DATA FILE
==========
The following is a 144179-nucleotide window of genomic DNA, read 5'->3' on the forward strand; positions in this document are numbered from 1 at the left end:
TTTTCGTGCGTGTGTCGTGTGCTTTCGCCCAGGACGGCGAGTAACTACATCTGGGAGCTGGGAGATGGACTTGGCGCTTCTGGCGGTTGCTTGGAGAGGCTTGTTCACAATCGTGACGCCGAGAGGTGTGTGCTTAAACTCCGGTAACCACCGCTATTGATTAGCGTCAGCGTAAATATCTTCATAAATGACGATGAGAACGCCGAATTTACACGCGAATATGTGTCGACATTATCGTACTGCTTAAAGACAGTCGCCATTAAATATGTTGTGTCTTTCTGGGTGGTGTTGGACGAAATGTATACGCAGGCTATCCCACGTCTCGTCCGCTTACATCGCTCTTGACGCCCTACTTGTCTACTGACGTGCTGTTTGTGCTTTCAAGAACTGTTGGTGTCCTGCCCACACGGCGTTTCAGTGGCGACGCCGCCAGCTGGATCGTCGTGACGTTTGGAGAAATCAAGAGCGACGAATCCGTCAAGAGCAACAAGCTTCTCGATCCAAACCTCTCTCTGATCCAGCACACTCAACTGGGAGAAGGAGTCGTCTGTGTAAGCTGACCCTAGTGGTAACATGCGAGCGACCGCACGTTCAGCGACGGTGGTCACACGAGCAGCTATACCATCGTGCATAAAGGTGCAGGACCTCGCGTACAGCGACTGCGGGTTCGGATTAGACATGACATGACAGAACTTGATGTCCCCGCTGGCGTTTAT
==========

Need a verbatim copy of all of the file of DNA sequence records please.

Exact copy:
The following is a 144179-nucleotide window of genomic DNA, read 5'->3' on the forward strand; positions in this document are numbered from 1 at the left end:
TTTTCGTGCGTGTGTCGTGTGCTTTCGCCCAGGACGGCGAGTAACTACATCTGGGAGCTGGGAGATGGACTTGGCGCTTCTGGCGGTTGCTTGGAGAGGCTTGTTCACAATCGTGACGCCGAGAGGTGTGTGCTTAAACTCCGGTAACCACCGCTATTGATTAGCGTCAGCGTAAATATCTTCATAAATGACGATGAGAACGCCGAATTTACACGCGAATATGTGTCGACATTATCGTACTGCTTAAAGACAGTCGCCATTAAATATGTTGTGTCTTTCTGGGTGGTGTTGGACGAAATGTATACGCAGGCTATCCCACGTCTCGTCCGCTTACATCGCTCTTGACGCCCTACTTGTCTACTGACGTGCTGTTTGTGCTTTCAAGAACTGTTGGTGTCCTGCCCACACGGCGTTTCAGTGGCGACGCCGCCAGCTGGATCGTCGTGACGTTTGGAGAAATCAAGAGCGACGAATCCGTCAAGAGCAACAAGCTTCTCGATCCAAACCTCTCTCTGATCCAGCACACTCAACTGGGAGAAGGAGTCGTCTGTGTAAGCTGACCCTAGTGGTAACATGCGAGCGACCGCACGTTCAGCGACGGTGGTCACACGAGCAGCTATACCATCGTGCATAAAGGTGCAGGACCTCGCGTACAGCGACTGCGGGTTCGGATTAGACATGACATGACAGAACTTGATGTCCCCGCTGGCGTTTAT